Local chefs will battle for bragging rights and a 6-foot trophy
Wild Goose Creative is gearing up to answer life's most savory question: Whose cuisine reigns supreme?
On Saturday, Dec. 9, two local chefs will face off at the community arts organization in an “Iron Chef”-style competition slightly modified for scale.
“We have a minimalist kitchen,” executive director Justin Johnston explained during a late-November interview at the space. “So we thought we'll do a ‘Hot Plate Iron Chef.'”
Using only a hot plate, each cook will have 20 minutes to prepare an appetizer, 30 minutes to prepare an entree and 10 minutes in between to wash equipment using a set of blue buckets marked “Rinse, Wash and Sanitize.”
The event was created by Johnston and community leader Liz Martin in celebration of Wild Goose's 10th anniversary. Judges include Todd Mills of Acre, Bethia Woolf of Columbus Food Adventures and Alive contributor Nick Dekker of Breakfast with Nick, among others. Bryant Miller of Columbus SOUP will handle hosting duties, and all proceeds (VIP attendees will get to sample the dishes) will benefit Wild Goose.
In addition to bragging rights, the winner of the competition will take home an impressive, 6-foot trophy (the current plaque, dedicated to the “Top PT Cruiser” in the Classic Auto Show & Cruise-In will be updated).
So who are the two competitors? The first challenger is Chef Dan Kraus, who co-owns Baba's restaurant in North Campus with his wife, Caroline. Previously, Kraus made a name for himself in the Columbus food industry with That Food Truck. After a series of setbacks, the duo opened Baba's in November 2016. Kraus said he is happy with the restaurant's progress.
The second challenger is Chef Will Johnston (no relation to Justin), a cook at health-care software company Cover My Meds. Though perhaps not as well-known as Kraus, Will has a job that is just as demanding; he and his team serve over 450 people daily. And that number easily rises to 600 when pretzel chicken is on the menu.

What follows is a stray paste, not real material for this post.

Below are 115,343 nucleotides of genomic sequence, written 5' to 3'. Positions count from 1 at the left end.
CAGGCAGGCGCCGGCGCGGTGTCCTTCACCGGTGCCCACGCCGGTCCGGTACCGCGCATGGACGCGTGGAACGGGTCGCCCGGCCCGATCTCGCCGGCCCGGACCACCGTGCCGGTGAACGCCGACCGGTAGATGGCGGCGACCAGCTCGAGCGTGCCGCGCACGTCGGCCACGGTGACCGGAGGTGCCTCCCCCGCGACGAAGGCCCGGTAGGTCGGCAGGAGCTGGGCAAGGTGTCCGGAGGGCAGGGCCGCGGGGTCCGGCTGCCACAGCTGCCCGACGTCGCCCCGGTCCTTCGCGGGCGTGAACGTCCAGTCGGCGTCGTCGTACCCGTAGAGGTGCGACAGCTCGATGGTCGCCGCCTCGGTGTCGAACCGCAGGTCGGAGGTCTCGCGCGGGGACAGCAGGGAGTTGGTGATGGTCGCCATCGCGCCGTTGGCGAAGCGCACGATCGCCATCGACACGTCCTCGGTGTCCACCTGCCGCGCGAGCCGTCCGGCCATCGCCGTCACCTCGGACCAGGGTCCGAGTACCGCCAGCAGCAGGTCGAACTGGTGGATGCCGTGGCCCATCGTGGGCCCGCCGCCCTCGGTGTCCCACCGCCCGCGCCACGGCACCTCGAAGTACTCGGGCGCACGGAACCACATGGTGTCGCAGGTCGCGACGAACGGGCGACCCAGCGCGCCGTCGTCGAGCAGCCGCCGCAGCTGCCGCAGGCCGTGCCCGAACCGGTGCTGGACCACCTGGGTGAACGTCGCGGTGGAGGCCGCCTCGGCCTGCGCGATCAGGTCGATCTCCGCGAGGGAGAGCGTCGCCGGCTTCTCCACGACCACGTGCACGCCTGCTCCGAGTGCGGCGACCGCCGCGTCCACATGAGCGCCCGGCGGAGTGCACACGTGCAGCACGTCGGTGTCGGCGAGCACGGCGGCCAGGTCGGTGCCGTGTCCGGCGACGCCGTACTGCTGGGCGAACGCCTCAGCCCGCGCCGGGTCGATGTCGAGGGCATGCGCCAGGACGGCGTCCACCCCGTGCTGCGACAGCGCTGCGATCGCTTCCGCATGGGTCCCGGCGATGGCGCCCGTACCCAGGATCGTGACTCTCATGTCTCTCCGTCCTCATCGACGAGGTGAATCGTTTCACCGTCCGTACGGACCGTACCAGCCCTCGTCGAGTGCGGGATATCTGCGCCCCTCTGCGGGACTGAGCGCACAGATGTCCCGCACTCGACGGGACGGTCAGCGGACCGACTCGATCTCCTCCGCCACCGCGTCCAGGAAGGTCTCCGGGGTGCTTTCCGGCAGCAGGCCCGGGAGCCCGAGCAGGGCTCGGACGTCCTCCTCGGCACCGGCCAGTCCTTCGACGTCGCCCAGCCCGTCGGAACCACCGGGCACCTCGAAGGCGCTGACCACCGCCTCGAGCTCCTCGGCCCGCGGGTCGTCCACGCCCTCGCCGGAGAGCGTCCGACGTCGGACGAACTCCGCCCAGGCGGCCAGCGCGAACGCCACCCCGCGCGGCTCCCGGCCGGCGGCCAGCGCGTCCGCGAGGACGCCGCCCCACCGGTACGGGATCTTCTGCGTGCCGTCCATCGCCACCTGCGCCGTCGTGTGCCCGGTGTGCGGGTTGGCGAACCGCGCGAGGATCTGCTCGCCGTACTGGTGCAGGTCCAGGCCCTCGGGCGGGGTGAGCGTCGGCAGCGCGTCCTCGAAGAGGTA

“We have a suggestion box for the entire company [for] very important suggestions about how we get people medicine,” Will said. “But then 40 percent of the suggestions are like, ‘We should have pretzel chicken again.' ... It's really taken on a mythos that's bigger than the chicken itself.”
Though pretzel chicken is a returning dish, Will and his colleagues create a new menu each day.
“I hope that gives me a little bit of an edge,” said Will, who thinks he should at least have the dish-cleaning round in the bag. “I'm slow to be promoted, so I have an unfair advantage because I've spent more time in the dish pit.”
Will also joked that Kraus has the “home-team advantage,” given that Baba's is just down the street from Wild Goose.
A true advantage for Kraus will be his experience competing in similar competitions. And he said that, because he's been cooking for about 20 years, he isn't worried about the time limit.
“We work under time constraints every single day,” he said.
Will, on the other hand, is a little apprehensive. “A couple years ago I probably would've said [I wasn't],” he said. “I've been in my cushy corporate job for a while.”
Both men have used hot plates before, albeit for different reasons. They keep Kraus' soups warm at Baba's. And they came in handy for Will when he was in college.
“They make great ramen,” Will said.
For “Hot Plate Iron Chef,” they will have access to a pantry of basic ingredients, but each cook will be permitted to bring five ingredients of his choice.
“I'm bringing five Wagyu filets,” Will quipped, referring to the expensive Japanese steak. He's more likely to bring something to enhance his visual presentation. “It could be some soy lecithin for a little foam. It's always a crowd favorite.”
“There's some weird things that I want to bring,” Kraus said. “I'm all about internal organ meats. … In my slaughterhouse that I go to once a week, they usually save that stuff for me.”
The chefs will also have to work with a secret ingredient, which Justin Johnston and Martin hinted is a “seasonal, main ingredient.”
“It's salt,” Will said in jest. “Please let it be salt.”